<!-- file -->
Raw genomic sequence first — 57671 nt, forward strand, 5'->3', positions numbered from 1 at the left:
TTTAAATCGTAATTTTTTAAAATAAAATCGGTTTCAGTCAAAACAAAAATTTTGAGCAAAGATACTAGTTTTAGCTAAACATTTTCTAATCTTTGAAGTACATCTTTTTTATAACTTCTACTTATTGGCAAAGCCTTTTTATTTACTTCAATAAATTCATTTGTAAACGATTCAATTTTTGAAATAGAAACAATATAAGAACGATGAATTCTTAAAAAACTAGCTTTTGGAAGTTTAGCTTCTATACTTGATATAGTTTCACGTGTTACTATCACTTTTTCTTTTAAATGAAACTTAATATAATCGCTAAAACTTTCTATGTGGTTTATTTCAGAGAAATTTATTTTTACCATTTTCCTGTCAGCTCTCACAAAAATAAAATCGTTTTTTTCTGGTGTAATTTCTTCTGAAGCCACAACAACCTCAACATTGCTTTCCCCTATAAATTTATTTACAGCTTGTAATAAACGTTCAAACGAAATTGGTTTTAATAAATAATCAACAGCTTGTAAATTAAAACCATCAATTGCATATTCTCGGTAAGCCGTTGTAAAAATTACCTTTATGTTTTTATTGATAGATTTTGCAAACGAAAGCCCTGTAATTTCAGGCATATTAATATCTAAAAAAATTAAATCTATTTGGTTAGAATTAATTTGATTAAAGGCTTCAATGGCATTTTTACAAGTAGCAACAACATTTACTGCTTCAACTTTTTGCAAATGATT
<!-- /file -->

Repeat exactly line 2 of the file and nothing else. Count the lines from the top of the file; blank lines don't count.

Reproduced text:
TTTAAATCGTAATTTTTTAAAATAAAATCGGTTTCAGTCAAAACAAAAATTTTGAGCAAAGATACTAGTTTTAGCTAAACATTTTCTAATCTTTGAAGTACATCTTTTTTATAACTTCTACTTATTGGCAAAGCCTTTTTATTTACTTCAATAAATTCATTTGTAAACGATTCAATTTTTGAAATAGAAACAATATAAGAACGATGAATTCTTAAAAAACTAGCTTTTGGAAGTTTAGCTTCTATACTTGATATAGTTTCACGTGTTACTATCACTTTTTCTTTTAAATGAAACTTAATATAATCGCTAAAACTTTCTATGTGGTTTATTTCAGAGAAATTTATTTTTACCATTTTCCTGTCAGCTCTCACAAAAATAAAATCGTTTTTTTCTGGTGTAATTTCTTCTGAAGCCACAACAACCTCAACATTGCTTTCCCCTATAAATTTATTTACAGCTTGTAATAAACGTTCAAACGAAATTGGTTTTAATAAATAATCAACAGCTTGTAAATTAAAACCATCAATTGCATATTCTCGGTAAGCCGTTGTAAAAATTACCTTTATGTTTTTATTGATAGATTTTGCAAACGAAAGCCCTGTAATTTCAGGCATATTAATATCTAAAAAAATTAAATCTATTTGGTTAGAATTAATTTGATTAAAGGCTTCAATGGCATTTTTACAAGTAGCAACAACATTTACTGCTTCAACTTTTTGCAAATGATT